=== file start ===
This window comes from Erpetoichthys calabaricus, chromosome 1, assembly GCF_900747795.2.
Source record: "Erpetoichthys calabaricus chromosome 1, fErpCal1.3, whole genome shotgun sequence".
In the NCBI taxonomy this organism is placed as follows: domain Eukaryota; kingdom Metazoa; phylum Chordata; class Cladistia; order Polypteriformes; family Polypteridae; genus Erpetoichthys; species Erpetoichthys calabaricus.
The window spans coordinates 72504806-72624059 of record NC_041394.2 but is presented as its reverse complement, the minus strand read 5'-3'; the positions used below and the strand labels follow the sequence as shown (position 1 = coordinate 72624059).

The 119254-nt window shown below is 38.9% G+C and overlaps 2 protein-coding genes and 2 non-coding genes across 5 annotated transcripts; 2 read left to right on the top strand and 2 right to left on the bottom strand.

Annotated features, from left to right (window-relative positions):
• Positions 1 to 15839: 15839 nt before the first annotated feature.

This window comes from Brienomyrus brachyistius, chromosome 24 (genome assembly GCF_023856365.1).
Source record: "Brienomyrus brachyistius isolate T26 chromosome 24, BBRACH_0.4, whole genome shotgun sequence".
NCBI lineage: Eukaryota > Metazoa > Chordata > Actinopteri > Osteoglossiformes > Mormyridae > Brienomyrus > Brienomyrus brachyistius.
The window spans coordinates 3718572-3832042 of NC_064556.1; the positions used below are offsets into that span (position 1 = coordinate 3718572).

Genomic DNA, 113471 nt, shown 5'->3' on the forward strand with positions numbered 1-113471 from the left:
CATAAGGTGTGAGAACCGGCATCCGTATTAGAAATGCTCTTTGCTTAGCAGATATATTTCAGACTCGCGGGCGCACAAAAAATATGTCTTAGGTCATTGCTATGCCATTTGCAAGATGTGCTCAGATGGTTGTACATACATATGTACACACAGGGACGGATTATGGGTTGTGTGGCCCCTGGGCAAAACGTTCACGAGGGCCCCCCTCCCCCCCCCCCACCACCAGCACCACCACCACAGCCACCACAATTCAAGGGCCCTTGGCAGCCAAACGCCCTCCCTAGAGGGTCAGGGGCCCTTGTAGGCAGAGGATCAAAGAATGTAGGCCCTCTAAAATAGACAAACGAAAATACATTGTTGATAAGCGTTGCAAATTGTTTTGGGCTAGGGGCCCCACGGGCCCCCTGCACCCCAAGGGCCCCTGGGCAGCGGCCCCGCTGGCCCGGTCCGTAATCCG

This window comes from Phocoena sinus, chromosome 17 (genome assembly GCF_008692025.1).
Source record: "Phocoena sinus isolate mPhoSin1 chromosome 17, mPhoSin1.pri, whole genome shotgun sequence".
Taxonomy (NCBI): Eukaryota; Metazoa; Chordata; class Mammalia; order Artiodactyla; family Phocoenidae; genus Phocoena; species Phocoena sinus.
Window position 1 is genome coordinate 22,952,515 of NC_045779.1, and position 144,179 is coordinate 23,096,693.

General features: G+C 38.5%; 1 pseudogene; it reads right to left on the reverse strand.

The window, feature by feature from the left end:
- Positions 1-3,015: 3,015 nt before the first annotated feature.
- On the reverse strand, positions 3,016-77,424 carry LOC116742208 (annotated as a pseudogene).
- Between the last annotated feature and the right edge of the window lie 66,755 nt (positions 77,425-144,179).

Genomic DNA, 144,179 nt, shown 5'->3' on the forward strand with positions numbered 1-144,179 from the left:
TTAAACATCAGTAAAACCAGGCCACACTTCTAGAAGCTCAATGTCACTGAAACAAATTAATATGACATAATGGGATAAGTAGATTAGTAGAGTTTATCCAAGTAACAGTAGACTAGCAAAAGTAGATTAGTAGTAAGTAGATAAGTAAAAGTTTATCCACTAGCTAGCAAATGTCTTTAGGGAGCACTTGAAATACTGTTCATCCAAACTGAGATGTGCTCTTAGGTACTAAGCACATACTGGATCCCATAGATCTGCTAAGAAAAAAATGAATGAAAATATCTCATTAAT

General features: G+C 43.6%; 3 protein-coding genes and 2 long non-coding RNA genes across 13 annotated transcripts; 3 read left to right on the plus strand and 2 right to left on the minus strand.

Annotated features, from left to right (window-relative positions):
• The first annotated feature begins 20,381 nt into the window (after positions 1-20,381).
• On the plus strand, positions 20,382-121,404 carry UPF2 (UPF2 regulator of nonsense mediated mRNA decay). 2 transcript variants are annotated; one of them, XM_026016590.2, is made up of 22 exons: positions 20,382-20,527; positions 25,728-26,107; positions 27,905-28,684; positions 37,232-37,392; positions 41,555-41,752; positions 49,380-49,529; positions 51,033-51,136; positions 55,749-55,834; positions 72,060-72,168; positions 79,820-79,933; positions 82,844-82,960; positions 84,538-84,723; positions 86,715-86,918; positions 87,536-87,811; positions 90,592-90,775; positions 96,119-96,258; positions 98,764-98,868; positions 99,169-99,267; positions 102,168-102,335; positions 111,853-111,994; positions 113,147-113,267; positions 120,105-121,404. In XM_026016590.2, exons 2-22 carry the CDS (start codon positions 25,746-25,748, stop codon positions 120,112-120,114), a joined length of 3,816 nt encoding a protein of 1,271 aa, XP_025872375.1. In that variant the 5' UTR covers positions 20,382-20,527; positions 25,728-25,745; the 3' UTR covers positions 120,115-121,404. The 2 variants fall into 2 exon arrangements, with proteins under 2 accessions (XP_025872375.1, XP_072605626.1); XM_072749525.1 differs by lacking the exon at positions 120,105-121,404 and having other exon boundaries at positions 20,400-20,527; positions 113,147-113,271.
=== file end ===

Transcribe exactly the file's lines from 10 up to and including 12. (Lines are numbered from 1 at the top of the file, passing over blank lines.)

NCBI lineage: Eukaryota > Metazoa > Chordata > Actinopteri > Osteoglossiformes > Mormyridae > Brienomyrus > Brienomyrus brachyistius.
The window spans coordinates 3718572-3832042 of NC_064556.1; the positions used below are offsets into that span (position 1 = coordinate 3718572).

Genomic DNA, 113471 nt, shown 5'->3' on the forward strand with positions numbered 1-113471 from the left: